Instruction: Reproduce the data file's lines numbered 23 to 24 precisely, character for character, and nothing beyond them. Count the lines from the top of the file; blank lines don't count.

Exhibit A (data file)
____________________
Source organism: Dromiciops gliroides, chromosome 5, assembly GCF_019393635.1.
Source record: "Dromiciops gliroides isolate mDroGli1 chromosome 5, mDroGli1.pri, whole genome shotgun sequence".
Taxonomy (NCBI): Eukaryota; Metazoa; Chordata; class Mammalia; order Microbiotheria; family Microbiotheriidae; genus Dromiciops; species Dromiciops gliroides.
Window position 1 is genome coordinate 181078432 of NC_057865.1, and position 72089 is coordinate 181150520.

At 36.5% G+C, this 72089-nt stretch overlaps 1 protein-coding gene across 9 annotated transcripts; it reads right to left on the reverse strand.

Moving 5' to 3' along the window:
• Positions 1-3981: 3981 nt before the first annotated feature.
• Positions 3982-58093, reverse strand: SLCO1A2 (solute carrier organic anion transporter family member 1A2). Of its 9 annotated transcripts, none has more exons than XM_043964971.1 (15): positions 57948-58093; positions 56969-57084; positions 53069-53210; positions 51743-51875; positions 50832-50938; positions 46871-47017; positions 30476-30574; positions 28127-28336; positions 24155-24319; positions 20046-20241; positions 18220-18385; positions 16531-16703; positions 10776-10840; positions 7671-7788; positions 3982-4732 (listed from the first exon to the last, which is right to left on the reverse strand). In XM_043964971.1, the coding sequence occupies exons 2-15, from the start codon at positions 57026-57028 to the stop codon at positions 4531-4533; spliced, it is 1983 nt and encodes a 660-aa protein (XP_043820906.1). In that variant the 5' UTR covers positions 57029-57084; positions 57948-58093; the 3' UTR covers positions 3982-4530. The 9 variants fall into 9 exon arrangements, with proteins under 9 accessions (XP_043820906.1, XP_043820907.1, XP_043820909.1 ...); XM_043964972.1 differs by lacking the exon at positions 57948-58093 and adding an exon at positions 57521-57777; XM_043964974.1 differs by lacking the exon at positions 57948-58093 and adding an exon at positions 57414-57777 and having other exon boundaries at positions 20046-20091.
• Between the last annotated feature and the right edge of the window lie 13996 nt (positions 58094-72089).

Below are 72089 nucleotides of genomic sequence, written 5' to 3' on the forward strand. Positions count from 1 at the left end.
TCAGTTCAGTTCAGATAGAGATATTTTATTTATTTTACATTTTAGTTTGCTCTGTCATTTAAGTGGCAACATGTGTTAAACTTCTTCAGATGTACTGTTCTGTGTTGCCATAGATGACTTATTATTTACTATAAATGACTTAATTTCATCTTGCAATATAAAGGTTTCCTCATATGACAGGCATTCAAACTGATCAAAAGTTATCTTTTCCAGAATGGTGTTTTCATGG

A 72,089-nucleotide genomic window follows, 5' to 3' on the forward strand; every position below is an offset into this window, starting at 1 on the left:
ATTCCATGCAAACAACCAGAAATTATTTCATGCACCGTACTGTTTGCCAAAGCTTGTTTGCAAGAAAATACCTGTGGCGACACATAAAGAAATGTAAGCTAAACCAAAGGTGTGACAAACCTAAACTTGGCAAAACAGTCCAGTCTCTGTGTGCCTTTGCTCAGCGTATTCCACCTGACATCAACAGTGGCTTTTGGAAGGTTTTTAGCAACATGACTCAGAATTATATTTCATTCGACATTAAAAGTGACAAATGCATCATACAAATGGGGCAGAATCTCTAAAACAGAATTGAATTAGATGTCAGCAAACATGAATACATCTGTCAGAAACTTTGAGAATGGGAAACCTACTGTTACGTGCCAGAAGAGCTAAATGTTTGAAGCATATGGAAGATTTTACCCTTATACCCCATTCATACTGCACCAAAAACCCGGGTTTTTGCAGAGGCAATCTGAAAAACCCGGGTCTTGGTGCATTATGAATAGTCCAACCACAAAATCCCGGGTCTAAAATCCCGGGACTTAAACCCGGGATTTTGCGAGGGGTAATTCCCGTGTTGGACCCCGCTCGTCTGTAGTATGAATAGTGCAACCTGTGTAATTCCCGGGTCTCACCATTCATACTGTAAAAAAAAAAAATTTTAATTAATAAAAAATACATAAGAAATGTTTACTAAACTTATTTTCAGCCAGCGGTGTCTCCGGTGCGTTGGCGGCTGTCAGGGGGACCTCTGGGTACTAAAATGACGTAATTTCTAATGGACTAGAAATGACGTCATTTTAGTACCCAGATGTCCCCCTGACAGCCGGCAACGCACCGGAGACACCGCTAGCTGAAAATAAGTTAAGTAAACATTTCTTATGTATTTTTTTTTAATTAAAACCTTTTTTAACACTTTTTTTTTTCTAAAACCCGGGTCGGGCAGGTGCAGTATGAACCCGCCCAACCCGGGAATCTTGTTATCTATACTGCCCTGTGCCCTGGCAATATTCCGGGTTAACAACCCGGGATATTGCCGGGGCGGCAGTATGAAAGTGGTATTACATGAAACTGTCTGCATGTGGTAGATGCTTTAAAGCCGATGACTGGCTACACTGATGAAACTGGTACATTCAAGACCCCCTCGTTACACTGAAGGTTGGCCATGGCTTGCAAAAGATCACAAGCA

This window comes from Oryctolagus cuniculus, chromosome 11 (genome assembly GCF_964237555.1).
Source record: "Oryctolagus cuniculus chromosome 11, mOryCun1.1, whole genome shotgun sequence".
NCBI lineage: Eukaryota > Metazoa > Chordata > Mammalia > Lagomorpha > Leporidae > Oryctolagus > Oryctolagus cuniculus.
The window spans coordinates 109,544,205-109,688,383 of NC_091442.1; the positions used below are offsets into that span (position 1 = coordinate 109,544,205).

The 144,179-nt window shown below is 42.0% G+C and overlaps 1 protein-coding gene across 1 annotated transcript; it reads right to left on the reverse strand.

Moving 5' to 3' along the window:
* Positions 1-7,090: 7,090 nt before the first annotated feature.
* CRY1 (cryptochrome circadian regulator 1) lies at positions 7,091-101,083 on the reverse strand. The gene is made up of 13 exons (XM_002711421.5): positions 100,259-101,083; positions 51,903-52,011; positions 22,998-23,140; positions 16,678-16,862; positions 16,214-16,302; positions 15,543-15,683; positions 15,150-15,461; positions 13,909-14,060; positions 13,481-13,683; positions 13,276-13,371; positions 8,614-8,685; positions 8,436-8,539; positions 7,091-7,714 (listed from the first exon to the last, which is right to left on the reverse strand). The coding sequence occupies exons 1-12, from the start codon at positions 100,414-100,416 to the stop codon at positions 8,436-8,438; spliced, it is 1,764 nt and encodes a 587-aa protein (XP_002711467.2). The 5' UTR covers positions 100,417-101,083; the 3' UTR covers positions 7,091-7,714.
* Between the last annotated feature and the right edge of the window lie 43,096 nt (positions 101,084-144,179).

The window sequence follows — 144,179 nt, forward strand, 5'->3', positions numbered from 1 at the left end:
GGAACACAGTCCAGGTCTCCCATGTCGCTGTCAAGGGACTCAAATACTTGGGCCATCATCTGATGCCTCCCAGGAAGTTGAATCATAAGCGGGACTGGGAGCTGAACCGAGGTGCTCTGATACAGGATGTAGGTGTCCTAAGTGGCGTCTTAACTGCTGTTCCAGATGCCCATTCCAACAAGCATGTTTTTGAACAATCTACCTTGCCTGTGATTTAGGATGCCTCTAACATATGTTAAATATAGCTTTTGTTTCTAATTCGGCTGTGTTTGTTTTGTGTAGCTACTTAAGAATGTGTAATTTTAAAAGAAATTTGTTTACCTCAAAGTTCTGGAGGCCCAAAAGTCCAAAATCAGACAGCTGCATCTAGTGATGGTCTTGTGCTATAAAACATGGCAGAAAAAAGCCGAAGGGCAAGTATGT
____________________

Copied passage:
The window sequence follows — 144,179 nt, forward strand, 5'->3', positions numbered from 1 at the left end:
GGAACACAGTCCAGGTCTCCCATGTCGCTGTCAAGGGACTCAAATACTTGGGCCATCATCTGATGCCTCCCAGGAAGTTGAATCATAAGCGGGACTGGGAGCTGAACCGAGGTGCTCTGATACAGGATGTAGGTGTCCTAAGTGGCGTCTTAACTGCTGTTCCAGATGCCCATTCCAACAAGCATGTTTTTGAACAATCTACCTTGCCTGTGATTTAGGATGCCTCTAACATATGTTAAATATAGCTTTTGTTTCTAATTCGGCTGTGTTTGTTTTGTGTAGCTACTTAAGAATGTGTAATTTTAAAAGAAATTTGTTTACCTCAAAGTTCTGGAGGCCCAAAAGTCCAAAATCAGACAGCTGCATCTAGTGATGGTCTTGTGCTATAAAACATGGCAGAAAAAAGCCGAAGGGCAAGTATGT